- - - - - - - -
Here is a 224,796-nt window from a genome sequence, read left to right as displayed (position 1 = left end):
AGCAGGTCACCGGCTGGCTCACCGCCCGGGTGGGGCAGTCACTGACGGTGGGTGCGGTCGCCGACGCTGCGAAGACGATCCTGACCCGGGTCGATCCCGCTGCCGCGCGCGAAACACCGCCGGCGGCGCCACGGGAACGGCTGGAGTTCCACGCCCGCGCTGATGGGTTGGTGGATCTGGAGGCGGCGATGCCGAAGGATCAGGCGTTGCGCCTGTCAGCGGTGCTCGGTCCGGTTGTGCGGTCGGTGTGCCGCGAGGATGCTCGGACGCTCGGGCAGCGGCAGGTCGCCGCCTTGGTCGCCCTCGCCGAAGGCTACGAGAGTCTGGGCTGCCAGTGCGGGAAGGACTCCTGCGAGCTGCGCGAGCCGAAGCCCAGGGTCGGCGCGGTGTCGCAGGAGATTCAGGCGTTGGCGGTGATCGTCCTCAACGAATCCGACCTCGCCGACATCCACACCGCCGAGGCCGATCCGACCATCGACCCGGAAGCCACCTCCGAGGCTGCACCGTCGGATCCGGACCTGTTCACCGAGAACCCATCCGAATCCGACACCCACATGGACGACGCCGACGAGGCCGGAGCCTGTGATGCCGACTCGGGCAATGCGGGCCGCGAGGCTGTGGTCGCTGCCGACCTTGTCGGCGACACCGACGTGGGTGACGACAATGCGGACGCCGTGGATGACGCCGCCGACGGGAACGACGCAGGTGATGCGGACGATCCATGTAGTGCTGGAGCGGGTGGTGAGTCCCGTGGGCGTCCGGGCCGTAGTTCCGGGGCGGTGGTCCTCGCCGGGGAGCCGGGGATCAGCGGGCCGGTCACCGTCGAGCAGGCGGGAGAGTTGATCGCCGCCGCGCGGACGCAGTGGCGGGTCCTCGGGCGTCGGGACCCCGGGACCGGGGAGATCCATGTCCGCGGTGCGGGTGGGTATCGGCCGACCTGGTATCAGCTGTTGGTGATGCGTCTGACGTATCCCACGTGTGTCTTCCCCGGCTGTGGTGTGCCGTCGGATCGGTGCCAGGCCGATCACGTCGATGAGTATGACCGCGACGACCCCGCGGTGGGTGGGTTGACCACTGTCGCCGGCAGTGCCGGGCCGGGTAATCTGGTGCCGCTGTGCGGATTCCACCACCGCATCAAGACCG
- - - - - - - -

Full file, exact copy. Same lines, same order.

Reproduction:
Here is a 224,796-nt window from a genome sequence, read left to right as displayed (position 1 = left end):
AGCAGGTCACCGGCTGGCTCACCGCCCGGGTGGGGCAGTCACTGACGGTGGGTGCGGTCGCCGACGCTGCGAAGACGATCCTGACCCGGGTCGATCCCGCTGCCGCGCGCGAAACACCGCCGGCGGCGCCACGGGAACGGCTGGAGTTCCACGCCCGCGCTGATGGGTTGGTGGATCTGGAGGCGGCGATGCCGAAGGATCAGGCGTTGCGCCTGTCAGCGGTGCTCGGTCCGGTTGTGCGGTCGGTGTGCCGCGAGGATGCTCGGACGCTCGGGCAGCGGCAGGTCGCCGCCTTGGTCGCCCTCGCCGAAGGCTACGAGAGTCTGGGCTGCCAGTGCGGGAAGGACTCCTGCGAGCTGCGCGAGCCGAAGCCCAGGGTCGGCGCGGTGTCGCAGGAGATTCAGGCGTTGGCGGTGATCGTCCTCAACGAATCCGACCTCGCCGACATCCACACCGCCGAGGCCGATCCGACCATCGACCCGGAAGCCACCTCCGAGGCTGCACCGTCGGATCCGGACCTGTTCACCGAGAACCCATCCGAATCCGACACCCACATGGACGACGCCGACGAGGCCGGAGCCTGTGATGCCGACTCGGGCAATGCGGGCCGCGAGGCTGTGGTCGCTGCCGACCTTGTCGGCGACACCGACGTGGGTGACGACAATGCGGACGCCGTGGATGACGCCGCCGACGGGAACGACGCAGGTGATGCGGACGATCCATGTAGTGCTGGAGCGGGTGGTGAGTCCCGTGGGCGTCCGGGCCGTAGTTCCGGGGCGGTGGTCCTCGCCGGGGAGCCGGGGATCAGCGGGCCGGTCACCGTCGAGCAGGCGGGAGAGTTGATCGCCGCCGCGCGGACGCAGTGGCGGGTCCTCGGGCGTCGGGACCCCGGGACCGGGGAGATCCATGTCCGCGGTGCGGGTGGGTATCGGCCGACCTGGTATCAGCTGTTGGTGATGCGTCTGACGTATCCCACGTGTGTCTTCCCCGGCTGTGGTGTGCCGTCGGATCGGTGCCAGGCCGATCACGTCGATGAGTATGACCGCGACGACCCCGCGGTGGGTGGGTTGACCACTGTCGCCGGCAGTGCCGGGCCGGGTAATCTGGTGCCGCTGTGCGGATTCCACCACCGCATCAAGACCG